The Doctor finally lands the TARDIS at Heathrow – in the 1600s, long before air travel – and immediately becomes the object of hostility from the locals, who fear for their lives since a falling star heralded the coming of a new and virulent plague. They befriend a rogue named Richard Mace, who is helpful as a guide, but is almost useless as a protector when they find an android lurking in an abandoned house. Tegan is stunned and Adric is taken prisoner, while the Doctor, Nyssa and Mace escape. Tegan and Adric are interrogated by a hideously wounded Terrileptil creature, the master of the android, and self-declared destroyer of mankind.
written by Eric Saward
directed by Peter Moffatt
music by Paddy Kingsland
Guest Cast: Michael Robbins (Richard Mace), Michael Melia, David Summer, Michael Leader (Terileptils), Peter Van Dissel (Android), James Charlton (Miller), John Savident (Squire John), Anthony Calf (Charles), John Baker (Ralph), Valerie Fyfer (Elizabeth), Richard Hampton (Villager), Neil West (Poacher), Eric Dodson (Headman), Jeff Wayne (Scytheman)
Broadcast from February 15 through 23, 1982
LogBook entry & review by Earl Green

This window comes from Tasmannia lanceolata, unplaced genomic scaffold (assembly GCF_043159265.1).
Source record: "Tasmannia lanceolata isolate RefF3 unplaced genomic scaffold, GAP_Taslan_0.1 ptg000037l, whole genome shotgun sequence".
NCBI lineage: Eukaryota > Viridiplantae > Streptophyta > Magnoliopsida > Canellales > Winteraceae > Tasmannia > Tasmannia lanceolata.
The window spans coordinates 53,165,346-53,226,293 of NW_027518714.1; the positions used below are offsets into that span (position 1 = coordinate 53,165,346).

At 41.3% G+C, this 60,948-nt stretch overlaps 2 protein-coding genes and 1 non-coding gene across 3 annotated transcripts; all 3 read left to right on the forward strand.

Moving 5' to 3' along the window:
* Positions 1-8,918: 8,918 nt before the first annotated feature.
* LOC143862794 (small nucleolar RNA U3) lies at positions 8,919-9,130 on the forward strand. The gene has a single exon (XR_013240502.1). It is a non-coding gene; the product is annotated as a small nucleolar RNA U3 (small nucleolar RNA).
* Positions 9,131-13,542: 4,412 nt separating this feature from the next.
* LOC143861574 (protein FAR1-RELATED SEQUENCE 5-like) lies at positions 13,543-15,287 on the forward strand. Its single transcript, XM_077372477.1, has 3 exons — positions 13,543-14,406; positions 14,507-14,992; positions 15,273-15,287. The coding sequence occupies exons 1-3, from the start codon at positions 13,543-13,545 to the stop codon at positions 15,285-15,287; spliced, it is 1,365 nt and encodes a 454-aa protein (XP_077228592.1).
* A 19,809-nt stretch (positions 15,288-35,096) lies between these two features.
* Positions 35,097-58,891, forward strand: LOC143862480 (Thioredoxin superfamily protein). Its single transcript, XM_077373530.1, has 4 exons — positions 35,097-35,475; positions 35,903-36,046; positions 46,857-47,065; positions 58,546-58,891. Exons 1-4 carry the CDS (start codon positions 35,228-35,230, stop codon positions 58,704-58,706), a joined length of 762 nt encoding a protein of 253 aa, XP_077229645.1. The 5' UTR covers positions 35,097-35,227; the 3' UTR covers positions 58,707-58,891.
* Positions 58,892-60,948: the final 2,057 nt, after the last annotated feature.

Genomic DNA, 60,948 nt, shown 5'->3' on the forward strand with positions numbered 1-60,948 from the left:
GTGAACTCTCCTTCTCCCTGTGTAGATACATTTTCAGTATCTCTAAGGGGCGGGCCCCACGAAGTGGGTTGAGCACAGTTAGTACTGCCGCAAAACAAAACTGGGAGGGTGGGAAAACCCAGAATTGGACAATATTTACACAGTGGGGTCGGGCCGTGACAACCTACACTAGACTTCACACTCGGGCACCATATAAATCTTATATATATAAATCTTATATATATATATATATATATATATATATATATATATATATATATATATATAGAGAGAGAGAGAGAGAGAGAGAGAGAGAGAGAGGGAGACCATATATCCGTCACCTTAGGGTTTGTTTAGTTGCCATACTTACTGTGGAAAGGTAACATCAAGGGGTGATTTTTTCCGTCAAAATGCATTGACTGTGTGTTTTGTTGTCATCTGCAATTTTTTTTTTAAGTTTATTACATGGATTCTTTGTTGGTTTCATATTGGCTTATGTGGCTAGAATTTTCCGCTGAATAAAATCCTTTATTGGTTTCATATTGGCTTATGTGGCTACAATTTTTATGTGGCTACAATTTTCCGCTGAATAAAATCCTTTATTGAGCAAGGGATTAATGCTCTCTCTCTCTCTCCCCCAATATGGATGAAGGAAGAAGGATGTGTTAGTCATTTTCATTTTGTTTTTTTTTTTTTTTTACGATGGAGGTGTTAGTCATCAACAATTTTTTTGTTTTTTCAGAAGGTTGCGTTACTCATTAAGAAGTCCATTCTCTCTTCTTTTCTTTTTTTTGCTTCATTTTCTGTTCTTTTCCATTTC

Review: Lodged in between Kinda and Earthshock, two vastly superior stories, The Visitation – future script editor Eric Saward’s first contribution to Doctor Who – comes across as average at best. Peter Davison grows ever more assured in the lead role, and spends much of this four-parter with Michael Robbins as the lovable rogue Richard Mace (though, truth be told, Mace isn’t that lovable). The Doctor does, however, suffer from the script, which shows him leaving two of his companions to fend for themselves against a deadly alien menace – an action very unlike the Doctor in any of his regenerations.
The Visitation is a simple story with a fair amount of action, but it’s a story that would’ve been much better if told in two or three episodes as opposed to meandering through four half-hours.